3 Practical Ways to Replace Your Black Hat Rankings With White Hat Strategies

Filed in SEO by on November 25, 2015

I feel like we’ve got a fairly open, helpful, (and can I even say loving?) NicheHacks community that likes to help each other, so I’m just going to come right out and say it:

When you’re new to the game and you start a niche site from scratch, you inevitably get involved with some sort of black hat or grey hat SEO strategies.

It doesn’t mean you’re a bad niche marketer, or that you're a slime ball, it just means that you’re new and you’re still learning the ropes.

But that doesn’t change the fact that those strategies (or the rankings won by using those strategies) aren’t at risk of being struck down by Google or any of the other search engines.

Because the thing is, even when we, the most well-meaning niche marketers out there, unintentionally do some black hat SEO to get rankings, Google doesn’t really care about how good our intentions were… they just care that we’re following their rules, whatever those rules happen to be.

So right now you might be stuck with a site that got the majority of its rankings and traffic from less-than-pristine methods, but now that you’ve realized that these are not good for your site in the long run, you want to change it.

While there’s no overly easy solution or magic remedy for seamlessly deleting your black hat activity and replacing it with instant and equally effective white hat activity, there are some things you can do to proactively work in the right direction.

(Check out how to use parasite websites for easy clickbank rankings)

And if Google does happen to come down on you?

You’ll be able to show them that you’ve realized your mistakes and are moving in the right direction... hopefully lessening the brunt of the punishment and keeping your site from being banned on their search engine.

 

 

What You’ll Learn

  • Exactly what you should do about backlinks from black hat SEO sites
  • The whitehat SEO practices that will get you Google love, rank you, and make you money
  • What to do when you've been copying and pasting your own content for a little too long
  • How to improve your on page SEO and better use keywords so you rank more often

 

(P.S. If you'd like to download a free list of 220 profitable buyer keywords click here or the image below)

 

1. Stop Keyword Stuffing & Start Writing the Realistic Content Google Loves

We’ve all read those crappy articles that are stuffed with keywords.

They’re hardly readable and beyond frustrating.

Because sure, adding every single keyword you can think of might get you a boost in your search engine traffic for a short amount of time, but once people start bouncing off your pages the same way your request to discuss a pay raise sends your boss suddenly out of the office with "meetings" to attend for the rest of the day, the search engines are going to notice.

And then they’re going to take a closer look at your crappy copy and penalize you, plummeting your site's rankings.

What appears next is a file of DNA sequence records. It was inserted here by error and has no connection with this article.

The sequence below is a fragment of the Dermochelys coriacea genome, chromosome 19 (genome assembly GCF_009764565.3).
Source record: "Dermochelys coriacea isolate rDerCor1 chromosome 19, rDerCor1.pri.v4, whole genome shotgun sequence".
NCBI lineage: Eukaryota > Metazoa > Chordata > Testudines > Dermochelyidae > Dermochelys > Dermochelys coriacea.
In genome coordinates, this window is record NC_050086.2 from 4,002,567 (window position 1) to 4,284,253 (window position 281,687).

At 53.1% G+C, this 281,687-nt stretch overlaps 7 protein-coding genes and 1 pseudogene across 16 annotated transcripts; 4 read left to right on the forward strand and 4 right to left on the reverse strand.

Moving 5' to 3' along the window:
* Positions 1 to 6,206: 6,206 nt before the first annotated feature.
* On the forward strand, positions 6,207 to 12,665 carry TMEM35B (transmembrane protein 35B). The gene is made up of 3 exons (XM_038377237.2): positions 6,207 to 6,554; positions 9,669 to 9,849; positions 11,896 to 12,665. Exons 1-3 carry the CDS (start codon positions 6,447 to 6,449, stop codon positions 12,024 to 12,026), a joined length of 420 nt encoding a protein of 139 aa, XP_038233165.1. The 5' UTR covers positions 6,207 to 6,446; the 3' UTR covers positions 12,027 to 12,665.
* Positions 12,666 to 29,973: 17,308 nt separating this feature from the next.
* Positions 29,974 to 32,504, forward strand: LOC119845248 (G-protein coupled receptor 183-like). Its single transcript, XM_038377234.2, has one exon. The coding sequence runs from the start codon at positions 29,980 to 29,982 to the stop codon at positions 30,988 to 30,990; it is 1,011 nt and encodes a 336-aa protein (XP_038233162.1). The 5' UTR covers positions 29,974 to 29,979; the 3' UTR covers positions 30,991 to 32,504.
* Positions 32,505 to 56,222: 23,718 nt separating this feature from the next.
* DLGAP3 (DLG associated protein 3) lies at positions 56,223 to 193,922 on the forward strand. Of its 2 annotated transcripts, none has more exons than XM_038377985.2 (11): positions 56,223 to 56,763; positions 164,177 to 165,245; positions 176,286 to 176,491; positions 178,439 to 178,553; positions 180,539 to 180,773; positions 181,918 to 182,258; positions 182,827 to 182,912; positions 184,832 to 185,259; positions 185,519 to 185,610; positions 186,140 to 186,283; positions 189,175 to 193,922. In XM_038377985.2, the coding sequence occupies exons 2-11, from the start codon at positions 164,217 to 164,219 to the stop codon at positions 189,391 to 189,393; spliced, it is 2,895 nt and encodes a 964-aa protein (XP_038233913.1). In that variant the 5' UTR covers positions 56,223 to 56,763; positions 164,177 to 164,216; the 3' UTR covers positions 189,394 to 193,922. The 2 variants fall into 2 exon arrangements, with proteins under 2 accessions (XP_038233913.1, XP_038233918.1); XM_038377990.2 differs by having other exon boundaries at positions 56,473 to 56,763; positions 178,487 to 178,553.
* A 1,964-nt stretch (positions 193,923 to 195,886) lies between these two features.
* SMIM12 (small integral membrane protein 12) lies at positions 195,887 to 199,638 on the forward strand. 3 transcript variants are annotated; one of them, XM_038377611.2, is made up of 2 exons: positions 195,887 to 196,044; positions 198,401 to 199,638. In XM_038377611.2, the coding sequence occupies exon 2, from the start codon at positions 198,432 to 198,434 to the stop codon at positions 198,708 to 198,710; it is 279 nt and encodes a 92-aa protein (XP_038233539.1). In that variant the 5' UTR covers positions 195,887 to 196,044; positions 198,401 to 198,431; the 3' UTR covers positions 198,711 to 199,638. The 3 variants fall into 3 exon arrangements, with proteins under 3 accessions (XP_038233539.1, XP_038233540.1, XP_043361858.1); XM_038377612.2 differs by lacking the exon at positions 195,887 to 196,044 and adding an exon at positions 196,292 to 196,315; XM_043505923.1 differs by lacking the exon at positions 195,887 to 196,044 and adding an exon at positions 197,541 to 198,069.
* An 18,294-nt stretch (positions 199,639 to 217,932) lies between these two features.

They don’t like it when you provide a crappy on-site experience with out of context phrasing, and neither do your potential users.

To get rid of your over-stuffed keyword blogposts and landing pages, go through an entire rewrite.

Decide one keyword phrase or topic you want the page or post to focus on, and write that page out like you were talking to a friend… WITHOUT trying to force that same phrase in 25+ times.

(Trust me, the keyword itself and acceptable variations of it will come out often enough that you won't have to worry about it.)

You can find ways to work variations of it into your headlines and subheadings if you want to throw a few more in there than naturally come out in your writing (as long as they make logical sense), and add them to your meta description so you can tell potential readers and search engines alike what your page is about.

 

keyword stuffing examples

These seven examples of keyword stuffing by Ezine's editorial manager Vanessa are wonderful. Though these practices are tempting because they're so easy to execute, do your best to avoid them.

 

Continuing with the "cheap skinny jeans" example from above, I did a Google search for the phrase. This was a listing that caught my eye--notice how they've used pieces of the keyword in natural, descriptive ways.

Continuing with the "cheap skinny jeans" example from above, I did a Google search for the phrase. This was a listing that caught my eye--notice how they've used pieces of the keyword in natural, descriptive ways. It was #2 in search results.

 

Here's the listing itself, which I saw as soon as I clicked through from Google's results page. It uses the "skinny jeans" keyword once in the title and once in the description, which is sufficient. Everything else is focused around helping the buyer make a decision on whether or not they want these skinny jeans.

Here's the listing itself, which I saw as soon as I clicked through from Google's results page. It uses the "skinny jeans" keyword once in the title and once in the description, which is sufficient. Everything else is focused around helping the buyer make a decision on whether or not they want these skinny jeans.

 

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2. Quit it With Link Fabrication & Build Quality Links that Will Work as Long as Your Site is Running

In the beginning, buying backlinks from sites that are (at least temporarily) in favor of Google and have decent rankings themselves can be very tempting.

A lot of people refer to this practice as link farming, though link farming is not exactly the same as link buying because when you opt in to a link farm, you're opting in to a network of websites that all only link back to each other.

Depending on the size of the farm, it may take some time for its results to be debunked by search engines, but it is still just as frowned-upon of a practice as link buying.

If any of these practices resemble what you've been doing to get links back to your site to boost your SEO, you may be guilty:

  • You've paid someone to put links back to your website around the web for you.
  • You've signed up for an agreement (paid or not) where other site owners link back to you, but in return, you have to link back to them.
  • The sites linking back to you and the sites you're required to link to may or may not have anything to do with the core content of your website.
  • A service you're paying money to promises that you'll be instantly linked to on a network of various types of sites "proving" your SEO legitimacy to search engines.

Particularly the the time required vs. the opportunity cost you’re “wasting” by spending the time to write guest posts and build up those links organically.